What are the effects of acid rain?
Why is acid rain such a problem for our environment?
1) It causes health problems for people
Acid rain does not cause health problems directly, in the sense that it is not dangerous for people to touch acidic water or swim in it.
However, sulfur dioxide and nitrogen oxide, the main causes of acid rain, constitute air pollution.
When we breathe in these pollutants, they lead to respiratory diseases or can worsen already existing health problems. These can include asthma or chronic bronchitis.
In addition, nitrogen oxides in particular lead to ground-level ozone. This is another cause of of respiratory health problems like pneumonia and bronchitis.
These issues can even result in permanent lung damage.
2) It damages forests
As we’ve seen above, deforestation is not the main cause of acid rain.
However, acid rain is contributing to deforestation.
When it’s absorbed into the ground, acidic rain dissolves nutrients that are essential to keep trees healthy, like magnesium and calcium.
Acid rain also releases aluminum into the soil. This prevents trees from soaking up water.
Trees at higher altitudes, such as spruce or fir trees which are found in mountainous regions, are at particularly high risk because they are also more exposed to acidic clouds and fog.
These actually have an even higher amount of acid than rain or snow. They strip essential nutrients from trees’ leaves and needles, leading to damage from infections, insects, and cold weather.
3) It pollutes water systems
Without acid rain and other types of pollution, most lakes and streams would have a pH level of around 6.4.
However, acid rain that drains into these lakes and streams has made many of them much lower on the pH scale as well.
This is especially bad in the spring, when snow melts in large quantities releasing a huge amount of acid into the lakes at once.
They are further affected by aluminum that is soaked into the ground and eventually absorbed into the lakes and streams as well.
The effects can be deadly to aquatic ecosystems and the animals that live in them, including phytoplankton, fish, frogs, and many other creatures.
As all ecosystems are ultimately connected, this has very far-reaching consequences on other animals that eat the fish, including birds and even humans.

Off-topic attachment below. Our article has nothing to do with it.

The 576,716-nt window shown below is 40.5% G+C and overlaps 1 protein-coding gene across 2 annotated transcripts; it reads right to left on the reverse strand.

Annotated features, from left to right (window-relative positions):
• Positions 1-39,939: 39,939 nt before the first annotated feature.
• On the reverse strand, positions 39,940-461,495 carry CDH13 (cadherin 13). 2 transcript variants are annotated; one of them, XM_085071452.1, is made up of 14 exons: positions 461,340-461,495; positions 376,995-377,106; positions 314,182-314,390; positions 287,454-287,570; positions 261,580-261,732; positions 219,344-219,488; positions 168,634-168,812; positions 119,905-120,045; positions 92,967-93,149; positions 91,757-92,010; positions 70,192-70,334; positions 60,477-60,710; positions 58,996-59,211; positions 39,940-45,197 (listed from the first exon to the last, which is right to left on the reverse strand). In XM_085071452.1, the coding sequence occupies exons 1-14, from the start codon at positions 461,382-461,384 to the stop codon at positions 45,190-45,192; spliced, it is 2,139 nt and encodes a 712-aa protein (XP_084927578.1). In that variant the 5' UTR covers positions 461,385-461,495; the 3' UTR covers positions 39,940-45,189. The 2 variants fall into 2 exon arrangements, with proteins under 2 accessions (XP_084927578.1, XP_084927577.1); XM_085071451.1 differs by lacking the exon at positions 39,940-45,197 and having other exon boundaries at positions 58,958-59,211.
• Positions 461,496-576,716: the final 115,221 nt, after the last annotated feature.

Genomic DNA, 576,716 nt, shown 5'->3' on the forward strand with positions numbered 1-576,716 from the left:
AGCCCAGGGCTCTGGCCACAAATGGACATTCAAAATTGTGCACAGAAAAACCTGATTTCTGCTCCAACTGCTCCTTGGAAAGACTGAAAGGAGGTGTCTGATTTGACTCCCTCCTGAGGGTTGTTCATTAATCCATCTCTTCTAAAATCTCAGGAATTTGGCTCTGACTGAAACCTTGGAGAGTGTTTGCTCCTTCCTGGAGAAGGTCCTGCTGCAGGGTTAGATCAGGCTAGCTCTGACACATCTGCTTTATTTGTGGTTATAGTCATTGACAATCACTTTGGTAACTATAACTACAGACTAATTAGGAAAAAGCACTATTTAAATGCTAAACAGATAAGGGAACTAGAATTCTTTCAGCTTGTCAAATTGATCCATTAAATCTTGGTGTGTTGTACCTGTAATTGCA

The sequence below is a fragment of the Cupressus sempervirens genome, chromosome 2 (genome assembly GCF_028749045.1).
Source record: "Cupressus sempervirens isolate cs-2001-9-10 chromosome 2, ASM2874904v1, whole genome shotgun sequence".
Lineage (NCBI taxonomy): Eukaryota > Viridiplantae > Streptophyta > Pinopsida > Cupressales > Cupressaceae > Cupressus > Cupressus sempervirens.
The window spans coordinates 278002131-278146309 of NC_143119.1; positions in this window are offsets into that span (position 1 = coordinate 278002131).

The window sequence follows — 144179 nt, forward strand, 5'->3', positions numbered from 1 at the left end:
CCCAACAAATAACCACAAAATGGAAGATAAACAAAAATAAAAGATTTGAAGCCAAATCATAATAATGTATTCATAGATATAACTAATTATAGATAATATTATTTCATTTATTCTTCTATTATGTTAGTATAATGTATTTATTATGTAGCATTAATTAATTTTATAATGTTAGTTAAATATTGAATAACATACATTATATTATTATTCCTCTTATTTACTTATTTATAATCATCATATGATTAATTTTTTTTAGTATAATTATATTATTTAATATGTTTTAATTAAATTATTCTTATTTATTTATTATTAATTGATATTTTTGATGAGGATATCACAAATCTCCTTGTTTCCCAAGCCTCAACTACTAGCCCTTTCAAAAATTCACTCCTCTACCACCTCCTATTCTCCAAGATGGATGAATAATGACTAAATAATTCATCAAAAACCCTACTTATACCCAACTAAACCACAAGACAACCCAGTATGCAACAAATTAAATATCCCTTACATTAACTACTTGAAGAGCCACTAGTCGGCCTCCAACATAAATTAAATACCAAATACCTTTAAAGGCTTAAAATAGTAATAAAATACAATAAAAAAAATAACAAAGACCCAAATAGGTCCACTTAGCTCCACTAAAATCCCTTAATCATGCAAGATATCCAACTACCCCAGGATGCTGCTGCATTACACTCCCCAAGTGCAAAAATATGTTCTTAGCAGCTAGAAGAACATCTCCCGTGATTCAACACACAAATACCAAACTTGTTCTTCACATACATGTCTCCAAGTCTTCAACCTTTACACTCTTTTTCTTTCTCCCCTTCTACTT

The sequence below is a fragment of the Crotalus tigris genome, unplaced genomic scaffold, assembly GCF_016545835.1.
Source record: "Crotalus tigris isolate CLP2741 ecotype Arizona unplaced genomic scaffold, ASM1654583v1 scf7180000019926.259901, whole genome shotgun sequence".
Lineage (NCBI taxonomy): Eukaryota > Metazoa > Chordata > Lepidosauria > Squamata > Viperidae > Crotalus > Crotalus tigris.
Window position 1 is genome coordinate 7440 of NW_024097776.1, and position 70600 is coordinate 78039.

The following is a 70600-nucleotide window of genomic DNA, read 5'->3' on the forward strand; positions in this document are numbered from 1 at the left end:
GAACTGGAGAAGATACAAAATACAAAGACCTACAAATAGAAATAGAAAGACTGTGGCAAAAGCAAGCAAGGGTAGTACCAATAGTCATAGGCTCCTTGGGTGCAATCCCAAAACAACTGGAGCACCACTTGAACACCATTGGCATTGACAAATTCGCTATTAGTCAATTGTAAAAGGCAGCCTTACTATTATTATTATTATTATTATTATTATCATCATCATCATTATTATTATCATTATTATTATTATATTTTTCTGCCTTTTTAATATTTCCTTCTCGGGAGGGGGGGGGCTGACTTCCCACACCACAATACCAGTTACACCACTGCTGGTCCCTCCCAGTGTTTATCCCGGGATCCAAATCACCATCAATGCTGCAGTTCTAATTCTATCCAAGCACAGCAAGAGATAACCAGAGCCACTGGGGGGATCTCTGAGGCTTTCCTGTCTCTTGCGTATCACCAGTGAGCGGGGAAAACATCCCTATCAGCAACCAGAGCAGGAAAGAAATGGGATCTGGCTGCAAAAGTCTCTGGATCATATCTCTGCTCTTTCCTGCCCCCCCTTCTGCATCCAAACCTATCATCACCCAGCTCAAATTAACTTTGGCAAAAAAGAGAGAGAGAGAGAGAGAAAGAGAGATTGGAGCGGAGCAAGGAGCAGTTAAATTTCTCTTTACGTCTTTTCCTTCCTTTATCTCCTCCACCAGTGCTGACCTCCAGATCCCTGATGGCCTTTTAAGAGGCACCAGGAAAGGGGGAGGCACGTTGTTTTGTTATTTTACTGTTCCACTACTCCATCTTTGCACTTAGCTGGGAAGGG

What can we do about acid rain?
Though it’s not talked about nearly as much as other environmental issues, it’s obvious that acid rain is a problem that we need to deal with.
What can we do about it?
The obvious answer is that we must reduce the pollutants that are released into the air and that mix with water and oxygen to create acid rain: namely, sulphur dioxide and nitrous oxide.
This means burning fewer fossil fuels and maintaining better air quality standards.
For example, the U.S Clean Air Act of 1990 was focused primarily on acid rain, and implemented limits that helped cut sulfur dioxide emissions by 88 percent by the year 2017.
Air quality standards have also reduced nitrogen dioxide emissions in the US by 50% in the same period.
These changes have helped red spruce forests in New England and certain fish populations recover from the damages caused by acid rain.
However, it will take much longer for other parts of the ecosystem to stabilize, including the quality of the soil.
When we get down to it, acid rain will continue to pose a problem as long as we continue to use fossil fuels.
Countries that rely heavily on burning coal, such as China for electricity and steel production, will be particularly affected.
It is up to each country and its leaders to take action to mitigate these effects.
But don’t forget the power you have as an individual to power positive change as well.
You can start by becoming more educated on the manufacturing processes of different brands that you support, and making wise choices.
You can also talk to people you know about this problem in order to increase their awareness and inspire them to take similar positive action.